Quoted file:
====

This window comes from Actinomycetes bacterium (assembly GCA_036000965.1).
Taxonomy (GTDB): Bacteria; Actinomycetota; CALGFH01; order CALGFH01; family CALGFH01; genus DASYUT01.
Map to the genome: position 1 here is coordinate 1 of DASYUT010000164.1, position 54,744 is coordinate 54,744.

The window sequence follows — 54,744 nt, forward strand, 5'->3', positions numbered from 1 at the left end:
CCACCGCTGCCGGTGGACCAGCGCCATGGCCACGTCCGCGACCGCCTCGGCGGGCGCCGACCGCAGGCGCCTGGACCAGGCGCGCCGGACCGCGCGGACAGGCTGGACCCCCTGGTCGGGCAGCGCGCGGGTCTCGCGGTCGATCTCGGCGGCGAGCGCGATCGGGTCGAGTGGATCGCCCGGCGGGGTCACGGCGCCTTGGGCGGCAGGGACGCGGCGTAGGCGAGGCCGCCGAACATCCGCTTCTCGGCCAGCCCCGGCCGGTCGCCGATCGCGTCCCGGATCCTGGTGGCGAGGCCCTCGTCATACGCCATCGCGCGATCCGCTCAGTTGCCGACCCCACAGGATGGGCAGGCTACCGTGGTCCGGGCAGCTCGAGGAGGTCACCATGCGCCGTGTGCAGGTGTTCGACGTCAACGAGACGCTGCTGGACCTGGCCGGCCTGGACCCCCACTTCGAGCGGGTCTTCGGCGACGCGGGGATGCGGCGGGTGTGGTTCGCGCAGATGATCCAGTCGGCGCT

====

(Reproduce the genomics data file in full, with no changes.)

This window comes from Actinomycetes bacterium (assembly GCA_036000965.1).
Taxonomy (GTDB): Bacteria; Actinomycetota; CALGFH01; order CALGFH01; family CALGFH01; genus DASYUT01.
Map to the genome: position 1 here is coordinate 1 of DASYUT010000164.1, position 54,744 is coordinate 54,744.

The window sequence follows — 54,744 nt, forward strand, 5'->3', positions numbered from 1 at the left end:
CCACCGCTGCCGGTGGACCAGCGCCATGGCCACGTCCGCGACCGCCTCGGCGGGCGCCGACCGCAGGCGCCTGGACCAGGCGCGCCGGACCGCGCGGACAGGCTGGACCCCCTGGTCGGGCAGCGCGCGGGTCTCGCGGTCGATCTCGGCGGCGAGCGCGATCGGGTCGAGTGGATCGCCCGGCGGGGTCACGGCGCCTTGGGCGGCAGGGACGCGGCGTAGGCGAGGCCGCCGAACATCCGCTTCTCGGCCAGCCCCGGCCGGTCGCCGATCGCGTCCCGGATCCTGGTGGCGAGGCCCTCGTCATACGCCATCGCGCGATCCGCTCAGTTGCCGACCCCACAGGATGGGCAGGCTACCGTGGTCCGGGCAGCTCGAGGAGGTCACCATGCGCCGTGTGCAGGTGTTCGACGTCAACGAGACGCTGCTGGACCTGGCCGGCCTGGACCCCCACTTCGAGCGGGTCTTCGGCGACGCGGGGATGCGGCGGGTGTGGTTCGCGCAGATGATCCAGTCGGCGCT